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FEZ Raptor SPI Clock Range


#1

What is the overall specified range for setting the SPI clock rate on the Raptor? I have need for a low rate (~200kHz), but anything lower than about 525 kHz seems to break the interface.

Here’s the code I’m using to test:


using System;
using System.Collections;
using System.Threading;
using Microsoft.SPOT;
using Microsoft.SPOT.Presentation;
using Microsoft.SPOT.Presentation.Controls;
using Microsoft.SPOT.Presentation.Media;
using Microsoft.SPOT.Presentation.Shapes;
using Microsoft.SPOT.Touch;

using Gadgeteer.Networking;
using GT = Gadgeteer;
using GTM = Gadgeteer.Modules;
using Gadgeteer.Modules.GHIElectronics;

using Gadgeteer.Interfaces;
using GTI = Gadgeteer.Interfaces;

namespace SPITest
{
	public partial class Program
	{
		private GT.Socket SPI_socket;
		private GT.Socket IO_socket;

		private GTI.SPI mySPI;	// Syncport Module A

		// Define the SPI Configuration object
		private static SPI.Configuration spi_configuration = new SPI.Configuration(
			false,	//Chip Select Active State
			0,		//Chip Select Setup Time
			0,		//Chip Select Hold Time
			false,	//Clock Idle State
			true,	//Clock Edge
			525);	//Clock Rate (kHz)

		// Define Module BUS Read Signal
		private static DigitalOutput Trigger;

		public static byte[] spidata;
		const int bufferLength = 32;

		// This method is run when the mainboard is powered up or reset.   
		void ProgramStarted()
		{
			/*******************************************************************************************
			Modules added in the Program.gadgeteer designer view are used by typing 
			their name followed by a period, e.g.  button.  or  camera.
            
			Many modules generate useful events. Type +=<tab><tab> to add a handler to an event, e.g.:
				button.ButtonPressed +=<tab><tab>
            
			If you want to do something periodically, use a GT.Timer and handle its Tick event, e.g.:
				GT.Timer timer = new GT.Timer(1000); // every second (1000ms)
				timer.Tick +=<tab><tab>
				timer.Start();
			*******************************************************************************************/

			// Define the SPI Interface
			SPI_socket = GT.Socket.GetSocket(1, true, null, null);
			mySPI = new SPI(SPI_socket, spi_configuration, SPI.Sharing.Shared, SPI_socket, GT.Socket.Pin.Six, null);

			// create and fill the SPI data buffer
			spidata = new byte[bufferLength];
			for (int i = 0; i < spidata.Length; i++)
				spidata[i] = (byte)i;


			// Define Module BUS Read Signal
			Trigger = new DigitalOutput(SPI_socket, GT.Socket.Pin.Five, false, null);



				GT.Timer timer = new GT.Timer(1000); // every second (1000ms)
				timer.Tick += timer_Tick;
				timer.Start();

			// Use Debug.Print to show messages in Visual Studio's "Output" window during debugging.
			Debug.Print("Program Started");
		}

		void timer_Tick(GT.Timer timer)
		{
			Trigger.Write(true);       // Fire Trigger pulse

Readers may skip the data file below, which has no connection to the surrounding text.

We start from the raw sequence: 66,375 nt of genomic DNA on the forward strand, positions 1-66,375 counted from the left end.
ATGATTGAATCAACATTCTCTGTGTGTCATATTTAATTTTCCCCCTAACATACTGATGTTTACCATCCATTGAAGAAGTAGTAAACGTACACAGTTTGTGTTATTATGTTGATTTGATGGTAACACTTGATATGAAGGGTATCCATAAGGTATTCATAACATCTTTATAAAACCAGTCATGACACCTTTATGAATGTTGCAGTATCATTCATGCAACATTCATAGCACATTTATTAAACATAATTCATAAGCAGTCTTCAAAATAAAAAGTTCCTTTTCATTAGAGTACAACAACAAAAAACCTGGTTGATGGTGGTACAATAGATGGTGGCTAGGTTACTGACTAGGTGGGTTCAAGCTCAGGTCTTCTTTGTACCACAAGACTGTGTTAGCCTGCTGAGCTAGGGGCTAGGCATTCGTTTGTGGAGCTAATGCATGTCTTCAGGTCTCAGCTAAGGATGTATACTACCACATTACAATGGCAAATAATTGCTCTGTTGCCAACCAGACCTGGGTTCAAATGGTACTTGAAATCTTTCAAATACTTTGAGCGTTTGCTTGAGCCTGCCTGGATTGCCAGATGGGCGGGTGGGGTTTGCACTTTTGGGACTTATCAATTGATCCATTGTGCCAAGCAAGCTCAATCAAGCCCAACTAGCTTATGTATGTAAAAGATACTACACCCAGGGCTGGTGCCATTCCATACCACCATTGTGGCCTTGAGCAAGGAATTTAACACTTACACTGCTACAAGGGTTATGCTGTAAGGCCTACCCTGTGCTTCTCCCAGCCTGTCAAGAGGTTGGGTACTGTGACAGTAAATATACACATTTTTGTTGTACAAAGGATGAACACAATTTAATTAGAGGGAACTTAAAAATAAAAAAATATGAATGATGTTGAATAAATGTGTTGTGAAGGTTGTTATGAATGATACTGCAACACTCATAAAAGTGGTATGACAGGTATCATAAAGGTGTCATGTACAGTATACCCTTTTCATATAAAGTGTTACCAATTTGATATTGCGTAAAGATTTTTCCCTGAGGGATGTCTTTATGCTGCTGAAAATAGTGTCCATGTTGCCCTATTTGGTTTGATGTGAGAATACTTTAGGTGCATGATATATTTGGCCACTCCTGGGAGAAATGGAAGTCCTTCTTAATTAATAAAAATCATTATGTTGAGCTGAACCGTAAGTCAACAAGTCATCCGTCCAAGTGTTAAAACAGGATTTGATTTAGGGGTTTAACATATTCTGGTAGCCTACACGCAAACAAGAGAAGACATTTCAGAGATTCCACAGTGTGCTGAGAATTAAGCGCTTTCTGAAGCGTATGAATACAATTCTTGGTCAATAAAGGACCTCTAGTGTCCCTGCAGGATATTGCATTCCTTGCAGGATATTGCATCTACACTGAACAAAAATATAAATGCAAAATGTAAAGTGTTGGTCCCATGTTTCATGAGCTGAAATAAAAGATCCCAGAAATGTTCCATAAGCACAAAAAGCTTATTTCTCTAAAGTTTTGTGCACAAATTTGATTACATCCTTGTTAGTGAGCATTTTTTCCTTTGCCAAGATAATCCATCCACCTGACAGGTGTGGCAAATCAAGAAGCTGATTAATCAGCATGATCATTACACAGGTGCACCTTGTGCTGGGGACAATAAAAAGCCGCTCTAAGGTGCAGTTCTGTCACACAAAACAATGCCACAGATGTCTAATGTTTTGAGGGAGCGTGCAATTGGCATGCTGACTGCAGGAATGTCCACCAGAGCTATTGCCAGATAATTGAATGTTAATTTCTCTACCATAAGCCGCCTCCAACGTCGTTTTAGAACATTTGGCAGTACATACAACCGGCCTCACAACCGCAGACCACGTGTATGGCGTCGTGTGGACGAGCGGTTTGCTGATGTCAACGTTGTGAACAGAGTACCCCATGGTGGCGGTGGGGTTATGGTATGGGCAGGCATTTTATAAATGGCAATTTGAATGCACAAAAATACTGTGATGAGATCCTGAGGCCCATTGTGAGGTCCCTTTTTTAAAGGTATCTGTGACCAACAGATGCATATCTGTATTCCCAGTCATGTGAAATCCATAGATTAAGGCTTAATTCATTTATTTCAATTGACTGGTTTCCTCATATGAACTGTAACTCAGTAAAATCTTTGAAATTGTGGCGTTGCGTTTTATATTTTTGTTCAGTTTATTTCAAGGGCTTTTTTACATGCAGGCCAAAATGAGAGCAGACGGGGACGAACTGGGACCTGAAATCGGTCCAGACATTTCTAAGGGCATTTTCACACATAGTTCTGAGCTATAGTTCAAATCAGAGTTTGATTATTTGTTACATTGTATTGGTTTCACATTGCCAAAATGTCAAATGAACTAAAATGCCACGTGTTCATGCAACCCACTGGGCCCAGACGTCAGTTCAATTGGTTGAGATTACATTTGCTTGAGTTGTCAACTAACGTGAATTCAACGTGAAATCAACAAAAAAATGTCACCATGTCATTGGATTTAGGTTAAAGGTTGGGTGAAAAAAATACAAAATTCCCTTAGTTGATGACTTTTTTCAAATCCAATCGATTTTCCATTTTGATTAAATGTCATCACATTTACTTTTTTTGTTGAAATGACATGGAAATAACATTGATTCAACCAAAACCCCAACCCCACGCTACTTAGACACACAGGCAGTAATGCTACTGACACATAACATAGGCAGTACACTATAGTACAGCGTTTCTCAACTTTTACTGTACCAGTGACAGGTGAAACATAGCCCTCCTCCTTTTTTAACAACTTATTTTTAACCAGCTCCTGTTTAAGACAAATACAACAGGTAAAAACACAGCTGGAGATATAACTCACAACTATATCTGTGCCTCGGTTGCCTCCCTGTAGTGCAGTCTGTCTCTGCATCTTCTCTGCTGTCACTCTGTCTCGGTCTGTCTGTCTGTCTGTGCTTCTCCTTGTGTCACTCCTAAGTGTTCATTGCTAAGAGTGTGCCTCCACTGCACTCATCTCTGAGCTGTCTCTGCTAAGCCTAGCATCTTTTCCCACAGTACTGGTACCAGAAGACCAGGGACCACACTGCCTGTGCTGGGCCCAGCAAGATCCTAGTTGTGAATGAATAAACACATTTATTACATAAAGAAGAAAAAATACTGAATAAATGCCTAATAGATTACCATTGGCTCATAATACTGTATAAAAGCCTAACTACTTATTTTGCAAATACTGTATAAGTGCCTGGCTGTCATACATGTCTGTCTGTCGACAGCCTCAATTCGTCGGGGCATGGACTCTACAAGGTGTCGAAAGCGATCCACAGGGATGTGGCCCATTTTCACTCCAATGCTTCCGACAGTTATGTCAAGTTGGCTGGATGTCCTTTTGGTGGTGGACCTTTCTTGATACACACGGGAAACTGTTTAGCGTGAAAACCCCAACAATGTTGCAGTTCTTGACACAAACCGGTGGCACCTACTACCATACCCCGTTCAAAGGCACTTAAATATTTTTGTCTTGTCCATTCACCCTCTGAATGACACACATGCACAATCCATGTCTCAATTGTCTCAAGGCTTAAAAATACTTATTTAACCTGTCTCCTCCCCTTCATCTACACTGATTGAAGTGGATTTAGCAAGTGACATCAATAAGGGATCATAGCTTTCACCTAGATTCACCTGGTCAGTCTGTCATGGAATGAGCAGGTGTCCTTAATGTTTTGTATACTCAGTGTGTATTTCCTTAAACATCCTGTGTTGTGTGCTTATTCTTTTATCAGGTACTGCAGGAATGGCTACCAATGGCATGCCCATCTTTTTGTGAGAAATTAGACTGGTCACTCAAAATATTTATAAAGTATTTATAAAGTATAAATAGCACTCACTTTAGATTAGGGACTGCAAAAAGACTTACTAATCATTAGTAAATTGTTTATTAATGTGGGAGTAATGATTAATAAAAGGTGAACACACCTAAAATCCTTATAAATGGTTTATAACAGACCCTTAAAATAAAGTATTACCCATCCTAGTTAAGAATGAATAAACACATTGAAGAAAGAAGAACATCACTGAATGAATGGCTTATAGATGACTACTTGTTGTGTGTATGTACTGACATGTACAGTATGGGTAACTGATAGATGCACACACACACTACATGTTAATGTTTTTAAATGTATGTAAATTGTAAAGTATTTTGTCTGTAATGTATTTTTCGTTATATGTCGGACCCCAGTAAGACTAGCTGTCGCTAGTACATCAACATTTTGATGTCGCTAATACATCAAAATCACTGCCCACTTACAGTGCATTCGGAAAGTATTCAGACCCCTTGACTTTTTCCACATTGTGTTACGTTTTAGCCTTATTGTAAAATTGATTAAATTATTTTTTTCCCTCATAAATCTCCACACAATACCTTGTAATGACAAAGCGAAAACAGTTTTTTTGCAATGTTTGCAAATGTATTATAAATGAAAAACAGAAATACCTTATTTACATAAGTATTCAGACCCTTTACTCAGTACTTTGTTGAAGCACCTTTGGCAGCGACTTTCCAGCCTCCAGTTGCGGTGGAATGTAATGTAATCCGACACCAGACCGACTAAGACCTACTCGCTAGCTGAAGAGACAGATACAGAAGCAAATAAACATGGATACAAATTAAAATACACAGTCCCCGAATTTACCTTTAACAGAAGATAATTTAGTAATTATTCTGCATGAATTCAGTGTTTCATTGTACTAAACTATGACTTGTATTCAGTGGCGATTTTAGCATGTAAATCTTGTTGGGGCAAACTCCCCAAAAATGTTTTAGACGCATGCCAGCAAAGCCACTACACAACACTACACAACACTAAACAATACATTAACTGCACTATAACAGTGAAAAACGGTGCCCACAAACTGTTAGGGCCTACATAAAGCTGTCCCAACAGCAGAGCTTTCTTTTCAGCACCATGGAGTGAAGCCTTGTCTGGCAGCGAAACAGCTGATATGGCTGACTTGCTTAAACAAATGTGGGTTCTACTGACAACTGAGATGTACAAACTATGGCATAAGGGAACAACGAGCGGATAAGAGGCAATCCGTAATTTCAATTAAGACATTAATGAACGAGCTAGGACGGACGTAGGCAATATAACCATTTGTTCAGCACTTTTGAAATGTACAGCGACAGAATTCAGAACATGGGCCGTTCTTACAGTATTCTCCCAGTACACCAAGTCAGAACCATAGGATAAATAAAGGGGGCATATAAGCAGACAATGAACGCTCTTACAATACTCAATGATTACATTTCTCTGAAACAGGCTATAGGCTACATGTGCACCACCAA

mySPI.Write(spidata);		// send the SPI buffer
			Trigger.Write(false);       // Reset trigger
		}



	}
}



#2

Are you writting to a Gadgeteer module or to a third party device??

First of all, SPI is a synchronous protocol so it requires some sort of let’s say…, handshake among the devices involved in the communication process or maybe it doesn’t require any. Let’s say, if your master device wants to write to the slave device, it first asserts the CS line, waits some time (or maybe doesn’t wait at all) and starts to write over MOSI. In another variant, it asserts the CS line to request permission to write and waits, then the slave device assert another line (IRQ line maybe) and then the master writes through MOSI line and maybe the slave replies back through the MISO line. Then CS is released so the IRQ line as well.

I don’t understand what the purpose is for the “Trigger” object labeled as “Define Module BUS Read Signal”…, are you using this as CS or maybe CE (chip enable) to allow the slave device to read on the MOSI line??

SPI is a high speed bus so it makes no sense for me to use it at that low speed. Why don’t you just use UART or even I2C?

About your configuration settings for SPI, I can see the following:

private static SPI.Configuration spi_configuration = new SPI.Configuration(
false, //Chip Select Active State
0, //Chip Select Setup Time
0, //Chip Select Hold Time
false, //Clock Idle State
true, //Clock Edge
525); //Clock Rate (kHz)

As I don’t really know what device are you trying to connect to, so check if it does require some extra time to prepare its input shift registers for receiving the serial data through MOSI. This is the purpose for the “Chip select setup time”, to give the slave device some time to get ready for data acquisition. you set it as “0” so SPI won’t wait at all after CS assertation. It will write right away on the MOSI line!

:slight_smile:


#3

Hi Habot, thanks for the response.The device I will ultimately be connecting to is a custom PCB I designed for a client company to be used in an existing product. During the design phase, I used an Arduino Mega based “test fixture” to emulate the product backplane, and that worked fine.

But at this point I’m only connecting a Logic16 Analyzer to the SPI socket to observe the signals. The Trigger output is just that: a “trigger” to the Logic16 to initiate the trace.The “Define Module Bus Read Signal” comment was copied over from the code for the above product, but doesn’t apply to this test case.

The trace I get from the Logic16 at 525 kHz and above is exactly what is expected, no problems at all. It’s only when I attempt to go lower that the interface goes to crap. I suspect there is a lower limit on the clock rate with the default interface, but I hope there’s a work-around.


#4

I should add, I “can” use a faster rate with the board in question, but academically I’d like to know why the interface fails at a lower rate :slight_smile: